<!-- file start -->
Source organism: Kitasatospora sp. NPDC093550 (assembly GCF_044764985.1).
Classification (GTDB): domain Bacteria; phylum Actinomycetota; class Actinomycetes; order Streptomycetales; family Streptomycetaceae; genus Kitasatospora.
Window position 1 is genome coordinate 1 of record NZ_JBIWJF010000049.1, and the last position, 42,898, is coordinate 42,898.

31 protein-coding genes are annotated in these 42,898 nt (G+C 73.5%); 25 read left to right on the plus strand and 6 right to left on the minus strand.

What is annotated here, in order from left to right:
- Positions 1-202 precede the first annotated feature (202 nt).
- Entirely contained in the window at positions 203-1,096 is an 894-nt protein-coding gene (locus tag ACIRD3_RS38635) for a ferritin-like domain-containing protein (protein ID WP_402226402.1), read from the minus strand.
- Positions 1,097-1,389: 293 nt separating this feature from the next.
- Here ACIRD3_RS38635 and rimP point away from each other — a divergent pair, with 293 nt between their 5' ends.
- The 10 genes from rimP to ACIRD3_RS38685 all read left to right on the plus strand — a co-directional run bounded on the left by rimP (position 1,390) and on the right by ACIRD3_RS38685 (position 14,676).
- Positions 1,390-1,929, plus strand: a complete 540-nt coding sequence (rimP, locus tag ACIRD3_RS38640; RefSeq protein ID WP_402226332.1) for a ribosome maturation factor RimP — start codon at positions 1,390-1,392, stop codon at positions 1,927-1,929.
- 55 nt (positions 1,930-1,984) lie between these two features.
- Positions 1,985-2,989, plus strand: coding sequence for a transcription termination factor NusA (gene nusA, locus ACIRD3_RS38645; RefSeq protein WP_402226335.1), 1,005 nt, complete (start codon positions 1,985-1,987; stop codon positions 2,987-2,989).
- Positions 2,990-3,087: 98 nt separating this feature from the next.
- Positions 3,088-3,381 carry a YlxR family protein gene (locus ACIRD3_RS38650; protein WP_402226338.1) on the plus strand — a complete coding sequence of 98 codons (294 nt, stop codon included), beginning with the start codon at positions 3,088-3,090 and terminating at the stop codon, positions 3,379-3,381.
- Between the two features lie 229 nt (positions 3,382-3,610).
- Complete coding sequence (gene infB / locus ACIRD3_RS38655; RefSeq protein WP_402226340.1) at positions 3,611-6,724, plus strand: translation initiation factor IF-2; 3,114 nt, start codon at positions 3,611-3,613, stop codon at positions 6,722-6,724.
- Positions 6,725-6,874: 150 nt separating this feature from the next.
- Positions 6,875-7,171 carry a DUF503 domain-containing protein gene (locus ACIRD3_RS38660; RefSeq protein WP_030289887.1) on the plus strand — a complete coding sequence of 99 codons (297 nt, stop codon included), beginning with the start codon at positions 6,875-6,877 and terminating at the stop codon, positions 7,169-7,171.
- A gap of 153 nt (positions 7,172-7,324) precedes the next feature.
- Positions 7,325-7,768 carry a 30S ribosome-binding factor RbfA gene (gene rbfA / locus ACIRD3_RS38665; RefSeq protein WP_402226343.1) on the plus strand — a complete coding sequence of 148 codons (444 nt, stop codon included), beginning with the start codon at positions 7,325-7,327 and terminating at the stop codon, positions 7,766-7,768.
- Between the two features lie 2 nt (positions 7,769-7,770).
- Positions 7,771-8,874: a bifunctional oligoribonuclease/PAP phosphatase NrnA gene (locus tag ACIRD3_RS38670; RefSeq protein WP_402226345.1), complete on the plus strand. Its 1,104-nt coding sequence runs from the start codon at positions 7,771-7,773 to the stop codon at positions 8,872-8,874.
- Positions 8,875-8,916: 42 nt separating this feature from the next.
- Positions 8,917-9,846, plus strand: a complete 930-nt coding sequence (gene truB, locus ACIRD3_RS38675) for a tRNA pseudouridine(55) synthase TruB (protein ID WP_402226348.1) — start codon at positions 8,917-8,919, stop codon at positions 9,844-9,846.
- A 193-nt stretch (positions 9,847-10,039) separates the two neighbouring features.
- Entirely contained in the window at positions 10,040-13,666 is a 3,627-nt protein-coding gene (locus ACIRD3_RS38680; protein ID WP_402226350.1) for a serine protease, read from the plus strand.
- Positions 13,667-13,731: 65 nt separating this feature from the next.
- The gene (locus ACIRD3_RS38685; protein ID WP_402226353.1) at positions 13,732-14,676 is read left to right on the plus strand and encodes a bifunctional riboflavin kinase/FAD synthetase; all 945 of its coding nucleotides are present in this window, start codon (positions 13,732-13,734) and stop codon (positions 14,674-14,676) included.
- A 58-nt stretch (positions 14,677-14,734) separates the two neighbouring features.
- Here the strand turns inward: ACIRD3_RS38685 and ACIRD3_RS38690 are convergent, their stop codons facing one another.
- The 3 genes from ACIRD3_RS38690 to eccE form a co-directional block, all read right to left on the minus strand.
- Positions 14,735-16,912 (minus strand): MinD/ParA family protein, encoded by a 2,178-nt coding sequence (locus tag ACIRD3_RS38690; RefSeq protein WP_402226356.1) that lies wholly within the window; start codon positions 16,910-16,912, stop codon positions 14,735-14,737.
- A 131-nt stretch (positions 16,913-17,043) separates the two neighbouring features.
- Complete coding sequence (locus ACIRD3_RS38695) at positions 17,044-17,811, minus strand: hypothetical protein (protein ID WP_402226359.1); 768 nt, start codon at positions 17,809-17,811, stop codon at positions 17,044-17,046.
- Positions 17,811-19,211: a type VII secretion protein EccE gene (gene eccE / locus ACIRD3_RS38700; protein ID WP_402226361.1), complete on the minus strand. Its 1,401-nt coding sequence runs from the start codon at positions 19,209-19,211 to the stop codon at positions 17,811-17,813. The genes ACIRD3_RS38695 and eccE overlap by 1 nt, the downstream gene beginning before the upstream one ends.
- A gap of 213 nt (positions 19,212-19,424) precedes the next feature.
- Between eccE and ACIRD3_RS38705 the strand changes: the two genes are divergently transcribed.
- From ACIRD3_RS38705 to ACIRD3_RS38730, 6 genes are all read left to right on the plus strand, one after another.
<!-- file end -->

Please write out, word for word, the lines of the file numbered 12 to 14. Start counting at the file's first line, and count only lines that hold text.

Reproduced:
- 55 nt (positions 1,930-1,984) lie between these two features.
- Positions 1,985-2,989, plus strand: coding sequence for a transcription termination factor NusA (gene nusA, locus ACIRD3_RS38645; RefSeq protein WP_402226335.1), 1,005 nt, complete (start codon positions 1,985-1,987; stop codon positions 2,987-2,989).
- Positions 2,990-3,087: 98 nt separating this feature from the next.